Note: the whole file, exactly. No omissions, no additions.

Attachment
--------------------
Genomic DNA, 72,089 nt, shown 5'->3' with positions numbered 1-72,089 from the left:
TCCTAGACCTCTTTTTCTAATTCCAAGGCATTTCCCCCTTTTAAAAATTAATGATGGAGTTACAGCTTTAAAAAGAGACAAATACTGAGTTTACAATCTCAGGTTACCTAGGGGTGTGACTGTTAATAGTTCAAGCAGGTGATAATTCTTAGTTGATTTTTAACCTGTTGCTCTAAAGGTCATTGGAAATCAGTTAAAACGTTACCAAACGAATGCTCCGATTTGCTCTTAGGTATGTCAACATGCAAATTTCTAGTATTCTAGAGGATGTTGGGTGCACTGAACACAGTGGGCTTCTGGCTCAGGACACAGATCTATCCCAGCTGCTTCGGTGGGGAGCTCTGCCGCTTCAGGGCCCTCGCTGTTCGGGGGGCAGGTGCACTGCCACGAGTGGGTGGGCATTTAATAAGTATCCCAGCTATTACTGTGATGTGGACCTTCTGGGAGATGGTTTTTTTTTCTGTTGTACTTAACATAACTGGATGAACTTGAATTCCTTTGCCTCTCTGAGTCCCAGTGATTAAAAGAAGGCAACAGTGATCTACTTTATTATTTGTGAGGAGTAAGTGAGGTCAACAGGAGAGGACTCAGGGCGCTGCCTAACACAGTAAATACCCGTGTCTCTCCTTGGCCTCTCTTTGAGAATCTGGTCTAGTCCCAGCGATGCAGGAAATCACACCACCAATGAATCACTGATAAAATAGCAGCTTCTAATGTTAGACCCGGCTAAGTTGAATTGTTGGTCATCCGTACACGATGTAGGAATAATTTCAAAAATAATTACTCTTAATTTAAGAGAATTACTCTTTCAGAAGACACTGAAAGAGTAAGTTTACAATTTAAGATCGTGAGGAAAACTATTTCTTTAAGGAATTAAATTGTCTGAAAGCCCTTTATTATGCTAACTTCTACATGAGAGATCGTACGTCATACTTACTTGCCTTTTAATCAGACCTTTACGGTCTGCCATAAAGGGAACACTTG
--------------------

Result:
Genomic DNA, 72,089 nt, shown 5'->3' with positions numbered 1-72,089 from the left:
TCCTAGACCTCTTTTTCTAATTCCAAGGCATTTCCCCCTTTTAAAAATTAATGATGGAGTTACAGCTTTAAAAAGAGACAAATACTGAGTTTACAATCTCAGGTTACCTAGGGGTGTGACTGTTAATAGTTCAAGCAGGTGATAATTCTTAGTTGATTTTTAACCTGTTGCTCTAAAGGTCATTGGAAATCAGTTAAAACGTTACCAAACGAATGCTCCGATTTGCTCTTAGGTATGTCAACATGCAAATTTCTAGTATTCTAGAGGATGTTGGGTGCACTGAACACAGTGGGCTTCTGGCTCAGGACACAGATCTATCCCAGCTGCTTCGGTGGGGAGCTCTGCCGCTTCAGGGCCCTCGCTGTTCGGGGGGCAGGTGCACTGCCACGAGTGGGTGGGCATTTAATAAGTATCCCAGCTATTACTGTGATGTGGACCTTCTGGGAGATGGTTTTTTTTTCTGTTGTACTTAACATAACTGGATGAACTTGAATTCCTTTGCCTCTCTGAGTCCCAGTGATTAAAAGAAGGCAACAGTGATCTACTTTATTATTTGTGAGGAGTAAGTGAGGTCAACAGGAGAGGACTCAGGGCGCTGCCTAACACAGTAAATACCCGTGTCTCTCCTTGGCCTCTCTTTGAGAATCTGGTCTAGTCCCAGCGATGCAGGAAATCACACCACCAATGAATCACTGATAAAATAGCAGCTTCTAATGTTAGACCCGGCTAAGTTGAATTGTTGGTCATCCGTACACGATGTAGGAATAATTTCAAAAATAATTACTCTTAATTTAAGAGAATTACTCTTTCAGAAGACACTGAAAGAGTAAGTTTACAATTTAAGATCGTGAGGAAAACTATTTCTTTAAGGAATTAAATTGTCTGAAAGCCCTTTATTATGCTAACTTCTACATGAGAGATCGTACGTCATACTTACTTGCCTTTTAATCAGACCTTTACGGTCTGCCATAAAGGGAACACTTG